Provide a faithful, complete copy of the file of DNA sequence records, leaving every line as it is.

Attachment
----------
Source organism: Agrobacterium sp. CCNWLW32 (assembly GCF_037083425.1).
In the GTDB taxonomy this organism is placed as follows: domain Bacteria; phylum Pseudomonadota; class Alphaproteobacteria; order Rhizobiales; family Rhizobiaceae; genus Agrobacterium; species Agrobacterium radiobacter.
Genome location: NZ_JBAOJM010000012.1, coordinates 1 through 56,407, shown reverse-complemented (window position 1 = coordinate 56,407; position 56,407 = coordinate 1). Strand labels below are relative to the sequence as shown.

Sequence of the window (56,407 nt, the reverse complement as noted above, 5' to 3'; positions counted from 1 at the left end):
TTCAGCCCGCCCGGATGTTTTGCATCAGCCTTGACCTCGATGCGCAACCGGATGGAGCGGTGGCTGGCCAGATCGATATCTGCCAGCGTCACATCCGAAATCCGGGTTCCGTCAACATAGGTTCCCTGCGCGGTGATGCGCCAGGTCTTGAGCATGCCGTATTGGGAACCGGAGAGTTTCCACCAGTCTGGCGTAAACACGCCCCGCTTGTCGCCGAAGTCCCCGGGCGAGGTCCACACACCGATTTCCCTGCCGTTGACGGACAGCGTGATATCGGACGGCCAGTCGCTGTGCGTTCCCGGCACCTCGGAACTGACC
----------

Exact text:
Source organism: Agrobacterium sp. CCNWLW32 (assembly GCF_037083425.1).
In the GTDB taxonomy this organism is placed as follows: domain Bacteria; phylum Pseudomonadota; class Alphaproteobacteria; order Rhizobiales; family Rhizobiaceae; genus Agrobacterium; species Agrobacterium radiobacter.
Genome location: NZ_JBAOJM010000012.1, coordinates 1 through 56,407, shown reverse-complemented (window position 1 = coordinate 56,407; position 56,407 = coordinate 1). Strand labels below are relative to the sequence as shown.

Sequence of the window (56,407 nt, the reverse complement as noted above, 5' to 3'; positions counted from 1 at the left end):
TTCAGCCCGCCCGGATGTTTTGCATCAGCCTTGACCTCGATGCGCAACCGGATGGAGCGGTGGCTGGCCAGATCGATATCTGCCAGCGTCACATCCGAAATCCGGGTTCCGTCAACATAGGTTCCCTGCGCGGTGATGCGCCAGGTCTTGAGCATGCCGTATTGGGAACCGGAGAGTTTCCACCAGTCTGGCGTAAACACGCCCCGCTTGTCGCCGAAGTCCCCGGGCGAGGTCCACACACCGATTTCCCTGCCGTTGACGGACAGCGTGATATCGGACGGCCAGTCGCTGTGCGTTCCCGGCACCTCGGAACTGACC